History is an intense thing.
History is not some dry and overwith experience found inside of a text book. Regardless of whether you think you’ve heard the story or not, there will always be another side. Not only that, but each side inevitably contains a wealth of emotions.
Never before have I been so thankful for the preservation of historical documents, as recently I began researching wartime correspondence. As it turns out, there are entire foundations whose sole purpose revolves around the preservation of documents created during our American wars.
The Legacy Project, established in 1998, seeks to preserve letters written by American servicemen throughout the years. Their website provides instructions on how to preserve documents of varying age and condition, and also encourages the owners of letters and e-mails to send copies to the foundation.
With the help of several thousand volunteers, The Legacy Project has been able to publish four books, each filled with letters covering a different aspect of life for the deployed servicemen. Letters and photos also go on to be featured in museums or memorials, where visitors can glimpse for themselves the words and sentiments of heroes long gone by.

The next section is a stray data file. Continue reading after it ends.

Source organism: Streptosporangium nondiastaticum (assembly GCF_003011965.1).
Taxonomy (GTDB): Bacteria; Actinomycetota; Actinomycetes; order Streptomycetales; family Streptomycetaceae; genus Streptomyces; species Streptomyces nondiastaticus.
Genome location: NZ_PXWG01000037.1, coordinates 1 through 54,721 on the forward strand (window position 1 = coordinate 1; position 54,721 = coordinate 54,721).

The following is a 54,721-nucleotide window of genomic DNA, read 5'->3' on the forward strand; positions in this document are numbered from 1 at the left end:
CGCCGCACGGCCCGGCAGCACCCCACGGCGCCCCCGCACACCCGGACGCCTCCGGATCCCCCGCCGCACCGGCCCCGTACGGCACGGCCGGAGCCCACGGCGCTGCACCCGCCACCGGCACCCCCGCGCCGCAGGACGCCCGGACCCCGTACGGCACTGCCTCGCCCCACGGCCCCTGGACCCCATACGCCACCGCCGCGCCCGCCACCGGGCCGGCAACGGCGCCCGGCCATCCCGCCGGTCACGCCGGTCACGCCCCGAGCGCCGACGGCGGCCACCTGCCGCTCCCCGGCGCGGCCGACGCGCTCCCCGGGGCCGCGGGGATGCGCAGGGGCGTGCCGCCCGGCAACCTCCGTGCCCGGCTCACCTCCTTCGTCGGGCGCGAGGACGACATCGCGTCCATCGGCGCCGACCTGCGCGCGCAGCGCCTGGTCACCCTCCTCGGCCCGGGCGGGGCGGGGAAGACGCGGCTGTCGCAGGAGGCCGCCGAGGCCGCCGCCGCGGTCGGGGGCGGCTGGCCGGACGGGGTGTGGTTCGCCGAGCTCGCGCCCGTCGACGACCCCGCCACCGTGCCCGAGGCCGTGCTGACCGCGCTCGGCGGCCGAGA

The Love Letters Project, created by the Missouri History Museum, is another beautiful endeavor honoring a Union soldier and his wife. When James E. Love enlisted during the Civil War, he kept correspondence with his wife Molly. The Love Letters Project aims to publish each of James’ letters 150 years to the date he penned them.
Having come across these collections of letters has inspired me to include a similar endeavor here at Room for Patience. From this point on, Fridays will be reserved for excerpts and photos of wartime correspondence between service members and their loved ones at home.
How can there ever be enough recognition for this brand of communication? Living between each word is the sort of emotion that can only be found in a person who has discovered just how much they have to live for. Receiving such a letter injects its addressee with the sort of feeling that leaves them wondering if that unopened envelope can actually be real.
I consider it a gift that over 200 years after the first American war letters were written, that today we get to read them, preserve them, and we get to share them.
To end, please allow me to share an excerpt from James Love’s letter dated December 3 or 4, 1861.
I hope all is for the best. I wish to have a long conversation with you when I return. I’ve had many things to say for some time but in the unsettled not to say worse state in which I & all were in I could not begin did not know where to begin – while I seemed so much on the downward grade
My dearest girl I write in much haste & with sincerest love & esteem
James E. Love